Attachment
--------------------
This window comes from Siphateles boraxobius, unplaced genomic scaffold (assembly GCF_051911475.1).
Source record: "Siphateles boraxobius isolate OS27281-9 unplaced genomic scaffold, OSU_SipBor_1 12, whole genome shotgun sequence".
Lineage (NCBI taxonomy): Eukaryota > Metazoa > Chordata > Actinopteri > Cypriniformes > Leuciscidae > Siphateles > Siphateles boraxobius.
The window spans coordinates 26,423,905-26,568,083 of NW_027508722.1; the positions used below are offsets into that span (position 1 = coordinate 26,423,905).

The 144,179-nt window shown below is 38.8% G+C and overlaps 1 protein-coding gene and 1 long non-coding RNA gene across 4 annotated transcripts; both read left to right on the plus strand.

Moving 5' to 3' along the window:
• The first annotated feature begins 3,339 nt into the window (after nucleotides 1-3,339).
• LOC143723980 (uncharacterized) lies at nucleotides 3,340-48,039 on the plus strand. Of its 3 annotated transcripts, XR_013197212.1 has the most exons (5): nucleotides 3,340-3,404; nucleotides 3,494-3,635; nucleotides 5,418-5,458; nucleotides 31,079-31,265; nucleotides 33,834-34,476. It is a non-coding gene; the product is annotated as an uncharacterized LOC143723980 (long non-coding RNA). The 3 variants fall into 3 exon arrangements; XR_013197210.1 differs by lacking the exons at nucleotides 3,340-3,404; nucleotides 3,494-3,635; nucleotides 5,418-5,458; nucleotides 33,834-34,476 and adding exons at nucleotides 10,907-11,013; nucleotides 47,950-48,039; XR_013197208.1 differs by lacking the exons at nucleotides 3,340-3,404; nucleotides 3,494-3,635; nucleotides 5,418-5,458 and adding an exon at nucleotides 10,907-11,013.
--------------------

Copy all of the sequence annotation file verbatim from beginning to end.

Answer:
This window comes from Siphateles boraxobius, unplaced genomic scaffold (assembly GCF_051911475.1).
Source record: "Siphateles boraxobius isolate OS27281-9 unplaced genomic scaffold, OSU_SipBor_1 12, whole genome shotgun sequence".
Lineage (NCBI taxonomy): Eukaryota > Metazoa > Chordata > Actinopteri > Cypriniformes > Leuciscidae > Siphateles > Siphateles boraxobius.
The window spans coordinates 26,423,905-26,568,083 of NW_027508722.1; the positions used below are offsets into that span (position 1 = coordinate 26,423,905).

The 144,179-nt window shown below is 38.8% G+C and overlaps 1 protein-coding gene and 1 long non-coding RNA gene across 4 annotated transcripts; both read left to right on the plus strand.

Moving 5' to 3' along the window:
• The first annotated feature begins 3,339 nt into the window (after nucleotides 1-3,339).
• LOC143723980 (uncharacterized) lies at nucleotides 3,340-48,039 on the plus strand. Of its 3 annotated transcripts, XR_013197212.1 has the most exons (5): nucleotides 3,340-3,404; nucleotides 3,494-3,635; nucleotides 5,418-5,458; nucleotides 31,079-31,265; nucleotides 33,834-34,476. It is a non-coding gene; the product is annotated as an uncharacterized LOC143723980 (long non-coding RNA). The 3 variants fall into 3 exon arrangements; XR_013197210.1 differs by lacking the exons at nucleotides 3,340-3,404; nucleotides 3,494-3,635; nucleotides 5,418-5,458; nucleotides 33,834-34,476 and adding exons at nucleotides 10,907-11,013; nucleotides 47,950-48,039; XR_013197208.1 differs by lacking the exons at nucleotides 3,340-3,404; nucleotides 3,494-3,635; nucleotides 5,418-5,458 and adding an exon at nucleotides 10,907-11,013.